Kahlil Whitney: Chicago Native Puts In Work in New Jersey

Photo courtesy of Position Sports/Nike/Jon Lopez

By David Cordova

As of late, the high school class of 2019 has had a lot of sleepers turn into ranked prospects and players in the top 100 go up to top-30, and some even higher, due to their play on the sneaker circuits.

One player that is getting plenty of recognition these is Kahlil Whitney. The 6-foot-7 rising senior forward is rated the No. 14 prospect in the country by ESPN and has shown that he is worthy of being a Division I player and a future pro with his athleticism on both ends of the court and also his shooting, as well as his length and long wingspan.

When asked what motivates him to be successful in the game of basketball, he replied, “My family, seeing my mom & dad work every day, so coming out here, I got a chance to do something special, so I take advantage of it.”

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Whitney shows off the flick of the wrist after shooting a jumper at the Slam Dunk to the Beach tournament in Lewes, Delaware. (Photo courtesy of Johnnie Photography)

Whitney hails from Chicago, Illinois, which is a city rich with basketball talent, with plenty of great players coming from there and also the influence of the Chicago Bulls and Michael Jordan. However, it is also a city that is that also has its dangerous times as it is No. 9 in the country in homicide rates with 23.8% in 2017.

“It means a lot coming from Chicago,” says Whitney about his hometown, “It’s tough there, so coming out here to Jersey, playing my own different type of basketball is special.”

He definitely has some special genes in his family. His father, Kelly Whitney, was a four-year starter at Seton Hall University and scored 1,448 points in his time for the Pirates. When asked about lessons the elder Whitney imparted on him, the younger Whitney replied, “My dad is on me all the time about trying to be a better person, in school, you know, respectful to my elders, stuff like that. I’m in the gym every day with my dad, so he’s a great mentor.”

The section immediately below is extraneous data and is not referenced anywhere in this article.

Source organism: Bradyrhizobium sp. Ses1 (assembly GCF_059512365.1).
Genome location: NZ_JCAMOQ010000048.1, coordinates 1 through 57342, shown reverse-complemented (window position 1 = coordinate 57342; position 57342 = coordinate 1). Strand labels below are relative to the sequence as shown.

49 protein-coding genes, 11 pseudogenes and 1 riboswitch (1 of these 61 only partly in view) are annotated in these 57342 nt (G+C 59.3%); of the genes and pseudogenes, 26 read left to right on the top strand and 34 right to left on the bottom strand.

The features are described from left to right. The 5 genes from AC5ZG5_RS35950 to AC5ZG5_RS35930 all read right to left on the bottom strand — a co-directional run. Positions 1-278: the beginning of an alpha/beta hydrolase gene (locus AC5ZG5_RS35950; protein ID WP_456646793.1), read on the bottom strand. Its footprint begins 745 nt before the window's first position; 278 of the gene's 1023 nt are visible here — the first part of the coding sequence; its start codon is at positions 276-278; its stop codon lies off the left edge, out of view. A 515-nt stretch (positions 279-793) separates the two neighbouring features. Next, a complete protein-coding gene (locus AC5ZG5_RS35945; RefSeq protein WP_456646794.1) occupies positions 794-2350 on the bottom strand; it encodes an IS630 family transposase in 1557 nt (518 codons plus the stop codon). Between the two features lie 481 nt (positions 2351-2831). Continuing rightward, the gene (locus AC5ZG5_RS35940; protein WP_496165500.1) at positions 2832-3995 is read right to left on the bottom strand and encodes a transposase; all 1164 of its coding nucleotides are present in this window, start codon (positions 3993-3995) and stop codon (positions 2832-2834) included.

Whitney started out high school at Eric Solorio Academy High School as a freshman, where he was considered one of the best ninth graders in the city. But then he decided to transfer to Roselle Catholic in Roselle, New Jersey as a sophomore.

When asked about why he decided to leave the Windy City and make the move to the Garden State, he replied, “Just to play a national schedule, and my dad.”

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Whitney blocks the shot of a player from Smyrna High School at the Slam Dunk to the Beach tournament in Lewes, Delaware last year.

And in comparing basketball in Chicago to basketball in New Jersey, he replied, “New Jersey basketball, there’s a lot of talent, in Chicago, there’s a lot of basketball players that play hard, and they’re very gritty.”

As a sophomore, he averaged 9.7 points per game for the Lions. This past season, as a junior, he averaged 13.6 points and 4.3 rebounds per game, as he helped lead Roselle Catholic to a 29-4 record, a state championship and a New Jersey Tournament of Champions title. At the end of the season, the Lions were ranked No. 10 in the USA Today national poll and No. 1 in the state of New Jersey.

When asked about his junior season, Whitney replied, “It was great, we won every game in Jersey and we won the TOC. [Winning the TOC] was really special. I’ll remember it the rest of my life.”

On the Nike EYBL circuit, Whitney played for the Mac Irvin Fire, a powerhouse AAU program from his hometown. This spring and summer, Whitney averaged 21.1 points and 7.2 rebounds per game, as he led them to a berth at the Nike Peach Jam.